Dutch Supreme Court ruled on taxability of incapacity benefits | Deloitte Netherlands

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Dutch Supreme Court ruled on taxability of incapacity benefits

The Dutch Supreme Court rendered three judgments on incapacity benefits: one on the levying of income tax on periodic benefits, and two on the levying of wage tax on personal injury compensations granted by the employer.

7 April 2022

Personal injury

On 11 March 2022, the Dutch Supreme Court ruled on two cases concerning benefits related to incapacity for work. The first judgment addressed the question whether periodical incapacity benefits qualify as income from previous employment. In the second judgment, it was disputed whether the unduly paid wage tax on a compensation for loss of working capacity and immaterial damage is taxable wage. On 25 March 2022, a third judgment followed, which dealt with a personal injury compensation based on an accident insurance policy under a collective labour agreement.

Periodic benefits

The interested party has been disabled for work since 2001 and has been receiving periodic benefits from the Employee Insurance Agency (UWV) since then. The dispute is whether these periodic benefits should quality as taxable income from work and home. The Court of Appeal ruled that the nature of the periodic benefits is such that they should not be regarded as compensation for personal injury, but rather as income from previous employment. In cassation, the interested party argued that the Court of Appeal should have qualified the benefits as compensation for immaterial damage and loss of employment. This qualification prevents the benefits from being part of the taxable income from work and home. However, the Supreme Court rejected this position, arguing that case law on compensations for workplace accidents for which the employer is liable does not apply to periodic benefits such as those received by the interested party. This is not altered by fact that the interested party became incapacitated for work while in employment. Since the periodic benefits in question are provided under an insurance contract or a public law scheme, they qualify as taxable income from employment and home.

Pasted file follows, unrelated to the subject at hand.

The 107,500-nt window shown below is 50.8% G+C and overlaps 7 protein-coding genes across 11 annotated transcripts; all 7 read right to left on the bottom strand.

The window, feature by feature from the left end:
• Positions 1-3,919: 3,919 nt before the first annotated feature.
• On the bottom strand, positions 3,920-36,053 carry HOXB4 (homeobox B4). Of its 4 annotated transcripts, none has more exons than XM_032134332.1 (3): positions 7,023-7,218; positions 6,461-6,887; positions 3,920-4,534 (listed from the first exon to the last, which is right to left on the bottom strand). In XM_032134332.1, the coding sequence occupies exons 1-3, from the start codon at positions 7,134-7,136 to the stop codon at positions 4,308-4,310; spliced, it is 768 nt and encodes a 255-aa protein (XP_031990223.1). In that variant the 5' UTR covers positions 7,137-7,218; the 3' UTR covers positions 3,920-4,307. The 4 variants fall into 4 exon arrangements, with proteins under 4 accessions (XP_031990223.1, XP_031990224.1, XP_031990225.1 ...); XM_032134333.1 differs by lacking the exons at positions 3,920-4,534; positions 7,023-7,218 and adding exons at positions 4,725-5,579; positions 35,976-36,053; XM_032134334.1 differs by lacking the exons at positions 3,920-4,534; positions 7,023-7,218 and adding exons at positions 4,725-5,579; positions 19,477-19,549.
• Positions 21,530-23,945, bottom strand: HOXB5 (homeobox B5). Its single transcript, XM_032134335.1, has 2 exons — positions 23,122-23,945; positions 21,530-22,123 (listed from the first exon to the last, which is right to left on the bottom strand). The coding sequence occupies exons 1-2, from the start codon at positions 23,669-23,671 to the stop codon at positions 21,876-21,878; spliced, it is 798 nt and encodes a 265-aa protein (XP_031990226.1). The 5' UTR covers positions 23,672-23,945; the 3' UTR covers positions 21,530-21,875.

Wage tax and national insurance contributions paid

The second case concerned a person who worked for the police and developed a post-traumatic stress disorder during the performance of his duties. In 2016, his employer awarded him a EUR 710,277 gross compensation for loss of working capacity and immaterial damage, reckoning with EUR 394,914 in wage tax and national insurance contributions payable. This would result in a EUR 315,363 net benefit. However, it has now become clear that the net benefit cannot qualify as wages and the employer did not have to gross up the net benefit after all. Still, the employer decided not to reclaim the tax loss component (EUR 394,914) from the employee. Parties dispute whether wage tax and national insurance contributions are payable on this part of the compensation.